Published: 13/07/2018

How to write clearly for the web

These days it's essential for any business to have a website. It is now considered the norm to have some kind of online presence whether you are a B2B technology provider or a florist down the road. Even if you aren’t selling your product directly from your site, it is still essential that you have a website - particularly if you want to be visible to search engines like Google, Yahoo and Bing. So even having a website that is only there to showcase you as a brand is crucial. It might be the very thing to get people coming through the door, who may not know of your existence.

But merely having a website isn’t good enough, it’s about what you put on it and how it sounds, that will dictate whether it’s a success or not. After all, if you want potential customers to know what you do, the language needs to be as clear as possible. So if you are writing for your website, there are certain things you need to know:

Write for your audience not yourself

This is something many businesses get wrong. Too many websites are written poorly because the language is too industry focused. Often the actual benefits are not spelt out clearly and get lost amongst the jargon. Think to yourself, if you were buying your product how would you want it to sound. Think like a customer and less like an expert - then your copy will read much better.

Calls to action

Another common mistake, copy is often created without a purpose or a goal. Every page on your website needs to have a purpose. Whether this is to get a prospect’s contact details, subscribe to your blogs or purchase a product, every page must have a goal in mind that is clear to the customer. That means making your CTA (Call To Action) stand out from the rest of the webpage. This is really important to have in mind when you create copy for the web.

No one likes too much text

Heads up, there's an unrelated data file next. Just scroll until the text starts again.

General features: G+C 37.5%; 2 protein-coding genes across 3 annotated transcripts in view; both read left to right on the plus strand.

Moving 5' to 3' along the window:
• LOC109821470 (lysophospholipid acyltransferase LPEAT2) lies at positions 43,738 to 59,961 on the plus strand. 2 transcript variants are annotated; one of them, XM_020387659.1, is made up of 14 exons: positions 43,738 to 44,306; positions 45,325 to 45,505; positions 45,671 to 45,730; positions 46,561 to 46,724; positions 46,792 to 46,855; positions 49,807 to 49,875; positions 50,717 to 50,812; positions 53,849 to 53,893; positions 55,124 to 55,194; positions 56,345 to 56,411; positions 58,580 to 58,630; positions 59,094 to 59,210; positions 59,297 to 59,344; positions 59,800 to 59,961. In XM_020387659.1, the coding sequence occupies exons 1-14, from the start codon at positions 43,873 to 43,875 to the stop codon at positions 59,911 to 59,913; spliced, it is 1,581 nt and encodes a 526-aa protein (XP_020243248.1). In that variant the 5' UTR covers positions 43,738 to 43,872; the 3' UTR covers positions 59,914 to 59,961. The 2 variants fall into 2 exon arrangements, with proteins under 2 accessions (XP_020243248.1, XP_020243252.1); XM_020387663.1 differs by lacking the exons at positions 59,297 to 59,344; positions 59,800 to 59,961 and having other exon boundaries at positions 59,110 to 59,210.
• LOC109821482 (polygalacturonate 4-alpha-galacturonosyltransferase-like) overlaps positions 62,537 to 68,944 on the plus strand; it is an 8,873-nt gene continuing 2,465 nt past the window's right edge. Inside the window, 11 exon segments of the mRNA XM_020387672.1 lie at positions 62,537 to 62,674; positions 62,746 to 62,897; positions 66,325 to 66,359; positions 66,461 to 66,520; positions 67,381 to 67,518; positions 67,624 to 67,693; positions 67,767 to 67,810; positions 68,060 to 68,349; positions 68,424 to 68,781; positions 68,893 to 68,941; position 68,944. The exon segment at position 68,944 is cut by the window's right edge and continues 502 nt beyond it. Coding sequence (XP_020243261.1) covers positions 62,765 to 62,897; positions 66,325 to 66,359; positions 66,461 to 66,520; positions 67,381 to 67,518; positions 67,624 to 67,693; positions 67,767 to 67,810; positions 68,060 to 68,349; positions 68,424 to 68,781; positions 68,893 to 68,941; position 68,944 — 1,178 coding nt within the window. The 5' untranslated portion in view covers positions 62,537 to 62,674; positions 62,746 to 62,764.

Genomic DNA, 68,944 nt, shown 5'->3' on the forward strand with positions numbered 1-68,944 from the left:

You’ve heard the phrase ‘get to the point’, this is because most people don’t have the time or attention span to go through copious amounts of content. When it comes to the web, less is usually more. So remember, think like a customer. Instead of long block paragraphs, break things up into smaller ones that communicate your message in a clearer way. Don’t be afraid to mix sentence structure up either. For instance, you could have some sentences which are long, but also mix it up with shorter ones as well. You’ll find that this will flow much better and ultimately read well to anyone who is looking at your website.

Blog posts

Creating regular blog posts can be incredibly useful, why? Firstly it shows that you understand things that are going on in your industry and that you have opinions on them. It also shows that you are about more than just selling, and that you actually have a passion for what you do and the space you work in. Blog posts don’t need to be that long or that detailed but they need to be clear and a little bit informal. If you can write in a way which shows passion and a little bit of charm then you might be on your way to creating some seriously engaging content. They are also incredibly useful as they can be shared across other mediums such as social media platforms and also in newsletters.

What is your tone?

How do you want to sound? Are you serious and professional or playful and lighthearted? Perhaps you’re a combination of the two; or maybe you want your language to be emotive and really pull at the heart strings of prospects. It is very important that you create a consistency in terms of tone of voice. Much of this may depend on the type of audience that are your core customer base. For example, a playful tone might suit a younger audience compared to an older one. Whatever you decide, keep it clear and consistent. You could create a style guide for copy. This is a great way to define your style to the whole company and anyone else who might write copy for you. A typical style guide might include the following:

  • Grammar guide
  • The type of tone you are going for (as discussed above)
  • Sentence structure (long or short)
  • Punctuation (where to place commas, dashes, full stops or colons)
  • Taboo words (words that you don’t want used at all which are out of the question e.g slang, swearing or anything colloquial)

Now that you know where to start, you can start selling your brand online. Interested in taking payments online as well? Take a look at our selection of online payment solutions.

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